As J.I. Packer explained, "Accordingly, we take the second commandment ­as in fact it has always been taken­ as pointing us to the principle that (to quote Charles Hodge) “idolatry consists not only in the worship of false gods, but also in the worship of the true God by images.” In its Christian application, this means that we are not to make use of visual or pictorial representations of the triune God, or of any person of the Trinity, for the purposes of Christian worship. The commandment thus deals not with the object of our worship, but with the manner of it; what it tells us is that statues and pictures of the One whom we worship are not to be used as an aid to worshiping him."

Adhering to this definition would indicate that NO image of Jesus, as presented to children or any other person, and NO dove, as represented in art or any other way, would be acceptable- if it is used for worship. .

What are your thoughts on art depicting Jesus and the Spirit? If they are not used for worship?

This is all food for thought, open for discussion. What do you think?


  1. Interesting, never really thought about it. What about Nativity scenes? I think of it as a reminder of the birth of Christ but I recognize it for what it is.....man-made and inanimate. I'll need to study and pray about this.

    1. Me too. It bears careful attention. I'm glad the commenter person brought it up.

  2. I am the person who wrote the original comment about using pictures of God. You wrestled through this post with exactly the same questions I have wrestled with, even using some of the same sources.

    I teach young children and have the freedom in my situation to use whatever I want to use in teaching materials (within boundaries of approval by the elders of the church). I have chosen to use pictures of Jesus and as I explained in the original comment, ALWAYS with the reminder - every single time - that we don't know what Jesus really looked like somehow woven into the story. The culture I live in has pictures of Jesus everywhere - all Catholic and Orthodox cultures do, so the children are exposed to pictures/statues/stained glass windows/etc of Jesus, the Apostles, other Bible characters and various saints all the time already. I use as many different pictures as I can: Old Masters paintings, simple line drawings like you mentioned, charcoal drawings, and so forth - most that are available from the internet. What I DO NOT use are cartoon drawings as I am personally offended by them (and many of the recent Sunday School curriculum use them, much to my sorrow). I use all these different pictures to try to help the children NOT form a specific image in their minds as to how Jesus looked. I do stay away from blonde pictures (but those are rare), black, Asian, etc. because Jesus was NOT any of those races - he was on earth a Middle Eastern Jew of that time period who had, as you wrote: "no likeness to commend him, no beauty or majesty. (Isaiah 52:2b)". (Someone once asked me about using a Black Jesus or a Chinese Jesus to help relate to those races and all I could think of was: Jesus was a Middle Eastern male Jew and I've never had a problem with Jesus not relating to me because I'm a white female American of Scandanavian descent instead!)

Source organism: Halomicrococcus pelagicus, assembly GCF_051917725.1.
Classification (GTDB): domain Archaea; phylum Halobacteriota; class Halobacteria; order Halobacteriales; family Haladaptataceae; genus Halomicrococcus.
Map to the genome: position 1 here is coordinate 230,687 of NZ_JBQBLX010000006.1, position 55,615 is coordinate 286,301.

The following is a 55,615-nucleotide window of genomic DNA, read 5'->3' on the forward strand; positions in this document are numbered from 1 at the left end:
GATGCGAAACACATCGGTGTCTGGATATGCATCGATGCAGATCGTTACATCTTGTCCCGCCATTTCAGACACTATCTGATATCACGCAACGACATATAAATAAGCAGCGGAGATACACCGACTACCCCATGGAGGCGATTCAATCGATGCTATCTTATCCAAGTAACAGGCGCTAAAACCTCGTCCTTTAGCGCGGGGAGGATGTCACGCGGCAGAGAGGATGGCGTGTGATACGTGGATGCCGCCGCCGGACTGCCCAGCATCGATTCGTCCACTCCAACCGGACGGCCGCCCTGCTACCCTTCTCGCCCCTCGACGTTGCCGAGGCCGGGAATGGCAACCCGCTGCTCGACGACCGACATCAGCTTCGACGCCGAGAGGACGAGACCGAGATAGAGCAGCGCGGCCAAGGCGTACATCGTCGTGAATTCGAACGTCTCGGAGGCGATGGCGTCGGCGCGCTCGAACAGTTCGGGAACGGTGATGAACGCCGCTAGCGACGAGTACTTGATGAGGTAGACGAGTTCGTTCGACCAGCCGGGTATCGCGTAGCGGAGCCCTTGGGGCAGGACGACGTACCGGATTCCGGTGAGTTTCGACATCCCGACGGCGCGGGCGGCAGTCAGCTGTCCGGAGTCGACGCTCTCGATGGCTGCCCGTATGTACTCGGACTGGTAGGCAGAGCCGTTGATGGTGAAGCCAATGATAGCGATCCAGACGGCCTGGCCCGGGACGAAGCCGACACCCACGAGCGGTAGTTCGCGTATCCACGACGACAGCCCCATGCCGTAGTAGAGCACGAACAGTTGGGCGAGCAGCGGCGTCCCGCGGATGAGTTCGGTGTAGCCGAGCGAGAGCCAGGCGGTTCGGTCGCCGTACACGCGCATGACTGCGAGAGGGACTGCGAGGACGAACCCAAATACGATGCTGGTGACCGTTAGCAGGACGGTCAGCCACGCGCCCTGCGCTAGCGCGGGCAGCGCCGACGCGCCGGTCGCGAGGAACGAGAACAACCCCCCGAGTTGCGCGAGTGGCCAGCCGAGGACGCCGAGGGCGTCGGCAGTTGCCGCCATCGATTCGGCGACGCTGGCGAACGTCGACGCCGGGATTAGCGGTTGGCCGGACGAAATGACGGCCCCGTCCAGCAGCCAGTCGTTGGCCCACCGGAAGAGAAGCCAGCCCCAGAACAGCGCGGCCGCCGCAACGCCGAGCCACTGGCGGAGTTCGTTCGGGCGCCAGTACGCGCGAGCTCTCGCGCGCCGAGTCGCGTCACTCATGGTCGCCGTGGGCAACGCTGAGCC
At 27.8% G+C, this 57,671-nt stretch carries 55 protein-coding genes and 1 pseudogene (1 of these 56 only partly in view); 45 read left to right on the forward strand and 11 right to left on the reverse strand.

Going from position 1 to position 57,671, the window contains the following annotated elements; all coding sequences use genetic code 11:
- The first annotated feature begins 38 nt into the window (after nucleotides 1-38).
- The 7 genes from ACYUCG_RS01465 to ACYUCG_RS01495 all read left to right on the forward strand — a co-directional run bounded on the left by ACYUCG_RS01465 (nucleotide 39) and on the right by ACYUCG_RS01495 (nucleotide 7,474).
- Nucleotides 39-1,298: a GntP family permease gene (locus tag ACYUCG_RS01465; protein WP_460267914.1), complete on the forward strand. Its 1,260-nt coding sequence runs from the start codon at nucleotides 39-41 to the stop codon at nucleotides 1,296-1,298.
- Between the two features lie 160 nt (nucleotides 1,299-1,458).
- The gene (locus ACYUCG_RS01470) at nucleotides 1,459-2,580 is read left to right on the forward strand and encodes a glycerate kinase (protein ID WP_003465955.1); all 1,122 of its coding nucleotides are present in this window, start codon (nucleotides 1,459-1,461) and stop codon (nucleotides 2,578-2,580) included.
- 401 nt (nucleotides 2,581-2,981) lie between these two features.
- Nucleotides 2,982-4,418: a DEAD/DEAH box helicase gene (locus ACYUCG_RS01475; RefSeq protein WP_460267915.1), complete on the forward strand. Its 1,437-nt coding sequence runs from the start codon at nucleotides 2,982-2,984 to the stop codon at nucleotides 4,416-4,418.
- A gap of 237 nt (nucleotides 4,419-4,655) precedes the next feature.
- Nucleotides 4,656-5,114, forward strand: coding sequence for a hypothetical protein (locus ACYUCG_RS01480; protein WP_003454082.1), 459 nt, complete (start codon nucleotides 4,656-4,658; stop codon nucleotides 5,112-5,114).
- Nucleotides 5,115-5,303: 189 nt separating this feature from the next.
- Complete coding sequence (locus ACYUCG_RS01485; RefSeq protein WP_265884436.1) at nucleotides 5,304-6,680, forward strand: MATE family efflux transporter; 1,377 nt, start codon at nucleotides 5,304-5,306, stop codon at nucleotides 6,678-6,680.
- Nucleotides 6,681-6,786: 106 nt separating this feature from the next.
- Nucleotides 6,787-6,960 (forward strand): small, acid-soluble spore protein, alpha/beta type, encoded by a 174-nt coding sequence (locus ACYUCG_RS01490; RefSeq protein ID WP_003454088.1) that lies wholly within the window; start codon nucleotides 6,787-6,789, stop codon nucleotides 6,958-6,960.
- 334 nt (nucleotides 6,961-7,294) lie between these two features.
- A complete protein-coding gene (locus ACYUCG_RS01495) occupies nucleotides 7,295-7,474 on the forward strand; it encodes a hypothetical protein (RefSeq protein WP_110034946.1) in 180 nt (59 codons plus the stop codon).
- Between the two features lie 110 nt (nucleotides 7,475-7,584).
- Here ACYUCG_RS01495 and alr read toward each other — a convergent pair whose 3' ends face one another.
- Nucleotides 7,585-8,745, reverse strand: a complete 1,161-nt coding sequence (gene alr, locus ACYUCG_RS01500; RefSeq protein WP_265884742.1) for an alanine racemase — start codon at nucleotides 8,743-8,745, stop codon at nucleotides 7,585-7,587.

I use the dove and tongue of fire to represent Holy Spirit when the Bible actually uses those illustrations in the written word. Otherwise, I only mention him (like in the Old Testament stories where people were filled with the Holy Spirit for specific purposes) and use no illustration.